Growing up growing up in an ‘illegal’ drug-smuggling operation in the Dominican Republic, a career in the NFL is what allowed me to be a part of the best class of my childhood.
But, while I was an integral part of a thriving local football team and even managed to snag a spot on the New York Jets, I didn’t have any of the drugs I’d grown up in the United States to get high on.
That’s when I began to notice something strange about my hometown.
As I got older, I began noticing a shift in the culture I grew up with: a sense of entitlement and the notion that the world was on the wrong track.
And I realized, with the help of my dad, that my town was becoming more violent.
Growing up in Belmont, California, I was raised in a very safe and privileged environment where my friends and family were all on the same page.
Our school was a small, liberal Christian school.
It was a place where you didn’t get caught up in petty issues and politics, but were instead encouraged to be more aware of the bigger picture.
There was no drug culture or violent gang culture.
The community was very open, accepting, and very accepting of each other.
At the same time, it was not a safe place for any of us to have any kind of problems.
So, I remember when I first moved to Los Angeles, I would often tell my friends about my growing up and how we all had to learn how to be aware of our surroundings.
I would ask them to not only look out for themselves but to look out also for the people around them.
When I was in high school, I started seeing the negative repercussions of my upbringing.
Drugs were rampant.
We were getting shot up, we were doing drugs, and we were hanging out with other kids who looked a lot like us.
Even when my family was out in public, I saw people walking around in the same clothes they were wearing in the morning.
This made me feel like it wasn’t safe for me.
If I was alone in a club, I’d always be in fear that someone would come to get me.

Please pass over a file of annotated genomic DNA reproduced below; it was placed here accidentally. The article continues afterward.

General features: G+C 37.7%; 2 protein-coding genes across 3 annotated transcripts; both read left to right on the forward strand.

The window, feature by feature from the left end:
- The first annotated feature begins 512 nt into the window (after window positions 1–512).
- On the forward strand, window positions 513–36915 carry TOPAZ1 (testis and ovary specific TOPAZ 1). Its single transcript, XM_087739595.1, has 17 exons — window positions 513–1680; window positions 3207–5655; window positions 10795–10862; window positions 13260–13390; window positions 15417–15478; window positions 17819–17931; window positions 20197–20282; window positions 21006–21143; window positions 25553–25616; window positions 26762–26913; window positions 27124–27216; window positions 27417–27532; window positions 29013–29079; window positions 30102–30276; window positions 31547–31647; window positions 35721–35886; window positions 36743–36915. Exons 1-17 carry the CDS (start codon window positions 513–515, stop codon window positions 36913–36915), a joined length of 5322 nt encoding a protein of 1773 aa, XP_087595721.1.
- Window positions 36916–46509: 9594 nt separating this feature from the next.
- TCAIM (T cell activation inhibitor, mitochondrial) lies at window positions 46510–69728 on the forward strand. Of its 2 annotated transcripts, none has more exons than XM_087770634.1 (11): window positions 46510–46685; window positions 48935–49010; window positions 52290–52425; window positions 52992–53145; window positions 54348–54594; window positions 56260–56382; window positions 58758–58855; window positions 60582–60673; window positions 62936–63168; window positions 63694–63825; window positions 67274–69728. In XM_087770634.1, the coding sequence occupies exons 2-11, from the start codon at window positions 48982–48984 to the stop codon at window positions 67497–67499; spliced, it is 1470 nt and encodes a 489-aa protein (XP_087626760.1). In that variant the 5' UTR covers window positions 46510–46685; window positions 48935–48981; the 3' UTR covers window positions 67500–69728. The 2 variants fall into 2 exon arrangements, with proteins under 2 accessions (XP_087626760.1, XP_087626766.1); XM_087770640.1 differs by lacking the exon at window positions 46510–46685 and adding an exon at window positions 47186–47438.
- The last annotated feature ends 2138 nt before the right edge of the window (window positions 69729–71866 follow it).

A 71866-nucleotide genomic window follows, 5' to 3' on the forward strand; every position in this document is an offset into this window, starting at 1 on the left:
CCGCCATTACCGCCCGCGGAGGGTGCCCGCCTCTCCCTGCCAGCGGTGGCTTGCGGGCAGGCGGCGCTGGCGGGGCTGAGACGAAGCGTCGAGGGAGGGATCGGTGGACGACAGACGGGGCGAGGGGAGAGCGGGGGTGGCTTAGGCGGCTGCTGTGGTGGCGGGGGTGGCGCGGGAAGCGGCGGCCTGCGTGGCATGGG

When I was at school, people would look at me like I was some sort of troublemaker.
After I moved to LA, my dad made sure I would be taught to not have a problem and to not be afraid to ask for help.
He’d also remind me that if I wanted to grow up and play in the league, I needed to make it through this part of my life.
Belmont is known as one of the most violent places in America, with a population of about 100,000 people, according to the FBI.
For many of those who grow up there, this has meant living in fear and in a world where a crime is a crime.
From the time I was born, I never really felt safe in Belwood, but the neighborhood is much safer now.
While it has been safer to be in Belton, I still feel unsafe.
“It was always safer to come from Belmont because you could go to a safe house or go to the beach and be out of harm’s way,” Belmont resident Marley K. said.
In the past few years, there have been several high-profile incidents that have shaken the community, including the fatal shooting of a teenager in the neighborhood and the death of an 18-year-old who was found in a nearby car with a gunshot wound.
Marlon K. Williams is the mayor of Belmont and has been vocal about the need to address the community’s violent issues.
Williams is also a co-founder of the Belmont Crime Prevention Alliance, an organization that seeks to prevent violent crime.
“If you think about the amount of drug dealing going on in this area, it’s just astounding.
My brother is the father of one of my best friends.
They both deal with drugs, both deal in marijuana and both have a relationship that’s been broken up by drugs,” Williams said.
“We need to stop the drug trade.
These are not just drug dealers, they’re people that have a drug problem.
To the best of my knowledge, they don’t know what they’re doing.
No one is doing anything about it.”
The city of Belton has made strides in the past decade to address drug and gang violence.
New York City enacted a program called Safe Streets in 2005 that focused on reducing gang activity.
Also in 2005, a new law that was enacted in the city of Los Angeles made it illegal for minors under the age of 18 to have drugs in their system.
Last year, the city’s mayor, Eric Garcetti, signed a law that made it easier for young people to apply for and